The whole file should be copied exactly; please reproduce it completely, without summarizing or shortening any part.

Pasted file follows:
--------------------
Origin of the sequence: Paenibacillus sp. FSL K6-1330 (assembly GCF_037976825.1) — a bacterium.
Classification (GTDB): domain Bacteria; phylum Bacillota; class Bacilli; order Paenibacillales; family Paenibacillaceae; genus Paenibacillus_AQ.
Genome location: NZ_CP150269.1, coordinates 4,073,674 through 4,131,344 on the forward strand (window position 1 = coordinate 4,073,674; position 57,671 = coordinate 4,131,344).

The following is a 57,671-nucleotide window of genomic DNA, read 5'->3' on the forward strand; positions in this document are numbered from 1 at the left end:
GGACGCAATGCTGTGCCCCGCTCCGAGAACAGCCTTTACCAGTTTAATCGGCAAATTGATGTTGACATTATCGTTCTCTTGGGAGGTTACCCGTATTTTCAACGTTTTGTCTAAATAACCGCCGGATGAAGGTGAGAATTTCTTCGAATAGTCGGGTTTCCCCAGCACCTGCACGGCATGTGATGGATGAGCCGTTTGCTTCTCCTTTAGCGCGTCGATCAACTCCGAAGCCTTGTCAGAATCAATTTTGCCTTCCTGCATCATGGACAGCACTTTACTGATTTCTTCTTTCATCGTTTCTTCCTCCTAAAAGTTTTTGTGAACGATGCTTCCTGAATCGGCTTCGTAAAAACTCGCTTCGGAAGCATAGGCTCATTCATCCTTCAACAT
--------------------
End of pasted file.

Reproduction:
Origin of the sequence: Paenibacillus sp. FSL K6-1330 (assembly GCF_037976825.1) — a bacterium.
Classification (GTDB): domain Bacteria; phylum Bacillota; class Bacilli; order Paenibacillales; family Paenibacillaceae; genus Paenibacillus_AQ.
Genome location: NZ_CP150269.1, coordinates 4,073,674 through 4,131,344 on the forward strand (window position 1 = coordinate 4,073,674; position 57,671 = coordinate 4,131,344).

The following is a 57,671-nucleotide window of genomic DNA, read 5'->3' on the forward strand; positions in this document are numbered from 1 at the left end:
GGACGCAATGCTGTGCCCCGCTCCGAGAACAGCCTTTACCAGTTTAATCGGCAAATTGATGTTGACATTATCGTTCTCTTGGGAGGTTACCCGTATTTTCAACGTTTTGTCTAAATAACCGCCGGATGAAGGTGAGAATTTCTTCGAATAGTCGGGTTTCCCCAGCACCTGCACGGCATGTGATGGATGAGCCGTTTGCTTCTCCTTTAGCGCGTCGATCAACTCCGAAGCCTTGTCAGAATCAATTTTGCCTTCCTGCATCATGGACAGCACTTTACTGATTTCTTCTTTCATCGTTTCTTCCTCCTAAAAGTTTTTGTGAACGATGCTTCCTGAATCGGCTTCGTAAAAACTCGCTTCGGAAGCATAGGCTCATTCATCCTTCAACAT